Chapter 8: Sex Differences, Gender-Role Development, and Sexuality
Gender typing: the process by which children acquire not only a gender
identity but also the motives, values, and behaviours considered appropriate
in their culture for members of their biological sex.
Categorizing Males and Females: Gender-Role Standards
Gender-role standard: behaviour, value, or motive that members of a
society consider more typical or appropriate for members of one sex.
Expressive role: a social prescription, usually directed toward females, that
one should be cooperative, kind, nurturant and sensitive to the needs of
Instrumental role: a social prescription, usually directed toward males, that
one should be dominant, independent, assertive, competitive, and goal-
Some Facts and Fictions About Sex Differences
Adult Psychological Differences between the Sexes
Verbal ability: girls display greater verbal abilities than boys on many
Visual/spatial abilities: the ability to draw inferences about or to otherwise
mentally manipulate pictorial information. Boys outperform girls on some
Mathematical reasoning: boys show a small but consistent advantage over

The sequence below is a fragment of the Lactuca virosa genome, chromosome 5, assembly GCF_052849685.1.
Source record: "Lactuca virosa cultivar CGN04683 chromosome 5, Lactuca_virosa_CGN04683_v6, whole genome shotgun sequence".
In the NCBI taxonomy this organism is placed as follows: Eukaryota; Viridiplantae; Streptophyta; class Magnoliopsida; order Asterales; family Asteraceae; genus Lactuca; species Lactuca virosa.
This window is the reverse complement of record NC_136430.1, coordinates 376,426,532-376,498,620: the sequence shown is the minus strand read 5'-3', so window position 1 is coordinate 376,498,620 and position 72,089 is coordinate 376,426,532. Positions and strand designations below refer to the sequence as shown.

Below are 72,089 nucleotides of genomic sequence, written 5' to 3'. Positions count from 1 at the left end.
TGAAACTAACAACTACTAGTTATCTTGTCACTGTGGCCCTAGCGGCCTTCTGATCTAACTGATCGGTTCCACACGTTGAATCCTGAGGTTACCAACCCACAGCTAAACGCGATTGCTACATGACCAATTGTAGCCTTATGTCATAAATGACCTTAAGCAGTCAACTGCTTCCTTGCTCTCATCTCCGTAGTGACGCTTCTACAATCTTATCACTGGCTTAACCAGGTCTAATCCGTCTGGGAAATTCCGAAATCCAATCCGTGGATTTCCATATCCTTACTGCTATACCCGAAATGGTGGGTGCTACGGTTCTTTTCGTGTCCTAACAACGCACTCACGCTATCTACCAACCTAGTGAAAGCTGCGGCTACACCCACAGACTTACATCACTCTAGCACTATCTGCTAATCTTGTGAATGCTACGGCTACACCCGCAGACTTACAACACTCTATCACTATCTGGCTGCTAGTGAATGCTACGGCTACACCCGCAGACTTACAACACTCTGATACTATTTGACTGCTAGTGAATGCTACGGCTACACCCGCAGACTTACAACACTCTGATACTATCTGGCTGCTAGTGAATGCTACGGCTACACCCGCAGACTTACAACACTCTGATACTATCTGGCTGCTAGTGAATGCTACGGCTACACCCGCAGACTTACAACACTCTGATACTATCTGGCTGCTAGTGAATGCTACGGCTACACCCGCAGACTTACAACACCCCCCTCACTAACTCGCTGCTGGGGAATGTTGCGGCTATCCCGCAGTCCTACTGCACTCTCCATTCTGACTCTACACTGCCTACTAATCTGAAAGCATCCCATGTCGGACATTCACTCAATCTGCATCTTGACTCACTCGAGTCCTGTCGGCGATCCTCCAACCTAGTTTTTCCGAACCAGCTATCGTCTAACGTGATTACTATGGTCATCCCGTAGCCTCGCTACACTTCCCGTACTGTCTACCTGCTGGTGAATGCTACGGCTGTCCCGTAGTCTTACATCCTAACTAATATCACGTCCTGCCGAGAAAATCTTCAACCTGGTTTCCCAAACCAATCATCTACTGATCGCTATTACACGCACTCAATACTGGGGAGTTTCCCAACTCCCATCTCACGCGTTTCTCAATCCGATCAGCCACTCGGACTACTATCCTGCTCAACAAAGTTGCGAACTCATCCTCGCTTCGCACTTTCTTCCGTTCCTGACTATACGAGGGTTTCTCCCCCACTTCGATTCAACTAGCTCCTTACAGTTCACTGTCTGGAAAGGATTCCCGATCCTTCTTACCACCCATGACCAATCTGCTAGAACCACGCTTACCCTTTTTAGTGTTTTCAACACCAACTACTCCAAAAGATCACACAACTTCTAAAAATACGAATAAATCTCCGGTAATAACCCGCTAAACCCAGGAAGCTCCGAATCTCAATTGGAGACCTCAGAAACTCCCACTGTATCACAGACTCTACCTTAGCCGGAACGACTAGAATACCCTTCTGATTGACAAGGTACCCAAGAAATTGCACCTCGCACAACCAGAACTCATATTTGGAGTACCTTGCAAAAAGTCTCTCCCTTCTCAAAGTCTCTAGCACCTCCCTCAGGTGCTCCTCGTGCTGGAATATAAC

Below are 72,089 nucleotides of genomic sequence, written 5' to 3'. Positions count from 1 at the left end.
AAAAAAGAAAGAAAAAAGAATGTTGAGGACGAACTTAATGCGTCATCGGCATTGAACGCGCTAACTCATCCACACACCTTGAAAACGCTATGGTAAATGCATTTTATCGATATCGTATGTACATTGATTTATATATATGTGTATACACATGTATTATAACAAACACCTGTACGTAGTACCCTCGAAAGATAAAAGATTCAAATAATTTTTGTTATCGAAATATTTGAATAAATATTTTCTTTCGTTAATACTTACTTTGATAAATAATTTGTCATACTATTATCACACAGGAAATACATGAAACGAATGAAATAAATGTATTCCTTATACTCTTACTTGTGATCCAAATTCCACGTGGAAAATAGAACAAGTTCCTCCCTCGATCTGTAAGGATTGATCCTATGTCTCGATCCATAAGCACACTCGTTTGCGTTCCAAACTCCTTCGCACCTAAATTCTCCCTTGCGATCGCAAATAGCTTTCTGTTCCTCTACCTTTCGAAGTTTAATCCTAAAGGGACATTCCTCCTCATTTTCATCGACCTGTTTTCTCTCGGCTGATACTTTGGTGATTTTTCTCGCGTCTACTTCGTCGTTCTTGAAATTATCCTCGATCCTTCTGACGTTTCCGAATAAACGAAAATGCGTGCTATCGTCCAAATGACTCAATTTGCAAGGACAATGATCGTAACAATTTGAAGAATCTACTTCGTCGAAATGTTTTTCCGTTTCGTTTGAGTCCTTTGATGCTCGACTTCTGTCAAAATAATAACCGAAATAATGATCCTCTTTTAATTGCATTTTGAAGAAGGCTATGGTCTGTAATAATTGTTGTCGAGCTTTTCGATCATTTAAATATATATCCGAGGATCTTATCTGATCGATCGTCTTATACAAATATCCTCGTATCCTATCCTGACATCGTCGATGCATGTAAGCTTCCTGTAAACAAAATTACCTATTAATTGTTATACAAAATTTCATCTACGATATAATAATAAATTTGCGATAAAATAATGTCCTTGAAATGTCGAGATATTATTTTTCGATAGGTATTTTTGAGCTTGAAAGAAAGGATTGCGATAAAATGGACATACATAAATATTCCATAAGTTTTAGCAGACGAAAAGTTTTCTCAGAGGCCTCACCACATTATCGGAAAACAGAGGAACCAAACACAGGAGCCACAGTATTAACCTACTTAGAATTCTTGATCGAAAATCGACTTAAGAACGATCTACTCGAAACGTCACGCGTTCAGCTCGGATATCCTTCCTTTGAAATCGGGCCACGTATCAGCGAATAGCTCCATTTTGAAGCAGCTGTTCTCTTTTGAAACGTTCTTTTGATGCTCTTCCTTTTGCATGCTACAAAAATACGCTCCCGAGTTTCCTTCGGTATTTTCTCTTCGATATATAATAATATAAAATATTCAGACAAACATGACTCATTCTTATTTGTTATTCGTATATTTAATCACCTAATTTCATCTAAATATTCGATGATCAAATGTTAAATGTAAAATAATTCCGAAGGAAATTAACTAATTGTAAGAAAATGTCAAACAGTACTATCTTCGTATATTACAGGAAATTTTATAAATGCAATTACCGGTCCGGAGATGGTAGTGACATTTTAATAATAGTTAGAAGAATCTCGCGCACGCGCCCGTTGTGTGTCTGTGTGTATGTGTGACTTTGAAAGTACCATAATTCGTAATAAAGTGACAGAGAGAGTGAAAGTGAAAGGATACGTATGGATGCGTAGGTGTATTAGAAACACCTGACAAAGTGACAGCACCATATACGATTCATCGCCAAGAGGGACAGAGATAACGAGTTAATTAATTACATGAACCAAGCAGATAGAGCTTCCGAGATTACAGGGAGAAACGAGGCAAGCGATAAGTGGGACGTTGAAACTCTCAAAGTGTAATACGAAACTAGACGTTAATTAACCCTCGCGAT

girls on tests of arithmetic reasoning.
Aggression: boys are more physically aggressive than girls. Girls are more
likely than boys to display covert forms of hostility toward others by
snubbing or ignoring them.
Activity level: boys are more physically active than girls.
Fear, timidity, and risk-taking: girls appear to be more fearful or timid in
uncertain situations than boys are.
Developmental vulnerability: boys are more physically vulnerable than girls
to prenatal and perinatal hazards and to the effects of disease.
Emotional expressivity/sensitivity: boys are more likely than girls to display
one emotion—anger—whereas girls more frequently display most other
Compliance: girls are more compliant than boys to the requests and demands
of parents, teachers, and other authority figures.